An inclined pull-up, also known as an inverted row or Australian pull-up, is an exercise that targets the upper body. It simultaneously works multiple muscle groups, providing a comprehensive workout that quickly builds strength and burns calories. Different grips allow you to target an even wider range of muscles. Depending on your fitness level, you might need to make a few modifications until your muscles are strong enough to do a perfect inclined pull-up. No matter your hand positioning or beginner modifications, proper form is necessary to reap full benefit and to help avoid injury.
Select a secure bar, arm's length or slightly higher, from the floor. A smith machine, often found at gyms, is a common implement, but any sturdy bar will do. Wearing shoes makes the exercise more comfortable on your heels. Lie beneath the bar on your back and position your feet hip-width apart. Look forward and reach up to grasp the bar in both hands, shoulder-width apart. For a bicep workout, use an underhand grip. For a trapezius and shoulder workout, use an overhand grip.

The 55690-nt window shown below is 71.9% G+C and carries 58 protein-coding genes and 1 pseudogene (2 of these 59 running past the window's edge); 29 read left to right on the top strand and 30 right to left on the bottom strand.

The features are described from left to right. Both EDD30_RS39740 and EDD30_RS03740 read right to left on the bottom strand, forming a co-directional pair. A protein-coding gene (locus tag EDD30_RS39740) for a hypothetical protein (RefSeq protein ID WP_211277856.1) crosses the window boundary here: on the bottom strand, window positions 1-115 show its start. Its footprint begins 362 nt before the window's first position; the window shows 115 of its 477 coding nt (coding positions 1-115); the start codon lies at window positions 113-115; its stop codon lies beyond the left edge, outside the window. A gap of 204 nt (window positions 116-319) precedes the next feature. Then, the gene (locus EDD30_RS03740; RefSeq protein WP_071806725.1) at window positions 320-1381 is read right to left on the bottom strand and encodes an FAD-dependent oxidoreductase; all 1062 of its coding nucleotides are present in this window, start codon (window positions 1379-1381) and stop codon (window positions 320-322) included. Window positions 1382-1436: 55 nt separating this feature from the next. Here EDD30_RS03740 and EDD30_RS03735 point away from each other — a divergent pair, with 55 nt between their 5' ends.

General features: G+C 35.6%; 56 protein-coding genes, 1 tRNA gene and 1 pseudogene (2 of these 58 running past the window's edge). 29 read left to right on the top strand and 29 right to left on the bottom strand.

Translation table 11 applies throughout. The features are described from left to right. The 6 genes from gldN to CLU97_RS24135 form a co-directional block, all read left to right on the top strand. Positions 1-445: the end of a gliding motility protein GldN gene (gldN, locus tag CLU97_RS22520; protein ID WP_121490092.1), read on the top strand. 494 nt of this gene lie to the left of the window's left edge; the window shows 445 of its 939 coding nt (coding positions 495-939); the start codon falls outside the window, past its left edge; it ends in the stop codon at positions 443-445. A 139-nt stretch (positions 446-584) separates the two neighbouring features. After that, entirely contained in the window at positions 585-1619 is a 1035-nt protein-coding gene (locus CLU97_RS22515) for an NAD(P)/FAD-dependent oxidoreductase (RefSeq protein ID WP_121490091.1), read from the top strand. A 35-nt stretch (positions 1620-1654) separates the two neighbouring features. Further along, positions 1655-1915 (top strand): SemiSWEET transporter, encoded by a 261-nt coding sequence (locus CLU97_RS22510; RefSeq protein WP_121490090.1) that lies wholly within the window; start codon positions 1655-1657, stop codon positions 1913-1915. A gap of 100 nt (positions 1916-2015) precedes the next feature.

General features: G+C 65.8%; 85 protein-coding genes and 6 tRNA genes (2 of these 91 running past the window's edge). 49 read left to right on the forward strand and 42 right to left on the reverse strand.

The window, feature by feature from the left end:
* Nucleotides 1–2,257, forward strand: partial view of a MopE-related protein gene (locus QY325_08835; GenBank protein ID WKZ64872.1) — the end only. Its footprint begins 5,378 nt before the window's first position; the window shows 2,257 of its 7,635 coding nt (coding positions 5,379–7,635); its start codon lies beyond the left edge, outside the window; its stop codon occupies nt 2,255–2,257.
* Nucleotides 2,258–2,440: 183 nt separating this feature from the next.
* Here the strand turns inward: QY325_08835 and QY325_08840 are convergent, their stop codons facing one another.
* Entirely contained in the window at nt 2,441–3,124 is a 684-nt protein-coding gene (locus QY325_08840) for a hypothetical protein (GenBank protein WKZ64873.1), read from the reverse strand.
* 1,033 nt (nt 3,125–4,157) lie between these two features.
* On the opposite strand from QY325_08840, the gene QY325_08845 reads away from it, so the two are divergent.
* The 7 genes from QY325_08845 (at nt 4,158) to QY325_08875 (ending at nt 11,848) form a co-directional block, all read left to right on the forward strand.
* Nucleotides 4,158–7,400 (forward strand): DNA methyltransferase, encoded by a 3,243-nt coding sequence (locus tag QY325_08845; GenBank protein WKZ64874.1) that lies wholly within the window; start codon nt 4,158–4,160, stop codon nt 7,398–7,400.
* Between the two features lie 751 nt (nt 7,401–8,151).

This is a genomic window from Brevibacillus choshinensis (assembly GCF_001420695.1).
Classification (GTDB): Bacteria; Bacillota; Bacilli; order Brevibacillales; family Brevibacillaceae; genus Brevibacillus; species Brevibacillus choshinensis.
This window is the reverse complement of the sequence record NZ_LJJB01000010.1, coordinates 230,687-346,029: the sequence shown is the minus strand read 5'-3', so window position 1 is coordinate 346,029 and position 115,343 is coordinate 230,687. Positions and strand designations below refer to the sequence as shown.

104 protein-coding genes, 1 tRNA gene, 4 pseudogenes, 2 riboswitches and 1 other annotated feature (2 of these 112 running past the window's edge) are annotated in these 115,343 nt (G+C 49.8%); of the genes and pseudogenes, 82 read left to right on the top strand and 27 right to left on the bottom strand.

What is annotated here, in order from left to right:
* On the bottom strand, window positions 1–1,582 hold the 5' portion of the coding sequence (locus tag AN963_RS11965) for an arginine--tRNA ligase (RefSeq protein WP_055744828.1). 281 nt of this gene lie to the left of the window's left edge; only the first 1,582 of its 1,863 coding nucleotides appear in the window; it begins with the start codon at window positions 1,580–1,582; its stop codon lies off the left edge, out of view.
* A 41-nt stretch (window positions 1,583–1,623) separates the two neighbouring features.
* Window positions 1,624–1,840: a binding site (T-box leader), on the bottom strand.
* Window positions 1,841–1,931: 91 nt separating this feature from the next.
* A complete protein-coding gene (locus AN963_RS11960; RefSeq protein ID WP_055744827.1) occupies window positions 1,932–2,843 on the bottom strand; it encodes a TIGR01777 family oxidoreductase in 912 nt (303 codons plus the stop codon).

Executing a Perfect Inclined Pull-Up
Tense your abdominal muscles and maintain a straight line from your shoulders to your ankles. Pull your body up, moving your chest toward the bar until it is nearly touching. Hold this position for one second and slowly lower your body back to the starting position. Do not lock your arms when they straighten, keep them slightly bent. Your heels should stay on the ground, unmoving, for the entire repetition. Hold at starting position for one second before completing another repetition.
If you are unable to execute an inclined pull-up with your body straightened, shift your feet so they are flat on the ground, slightly bending your legs. Attempt the inclined pull-up from this position. If it is still too difficult, continue moving your feet closer to your body. The closer they are, the easier the inclined pull-up will be. Keep a straight line from your shoulders to your knees with the beginner modification.
Never attempt to perform an inclined pull-up with a bar that could break or move. This can cause serious injury. Always consult a health care professional before beginning a new exercise program to ensure you are healthy enough. Ask him for tips on proper form, how many repetitions you should perform, how many sets to do and how often you should do them. If you feel pain at any point during the exercise, stop and contact your health care professional before attempting it again.
- ExRx: Inverted Row
- The Women's Health Big Book of Exercises: Adam Campbell
- 7 Weeks to 50 Pull-Ups: Brett Stewart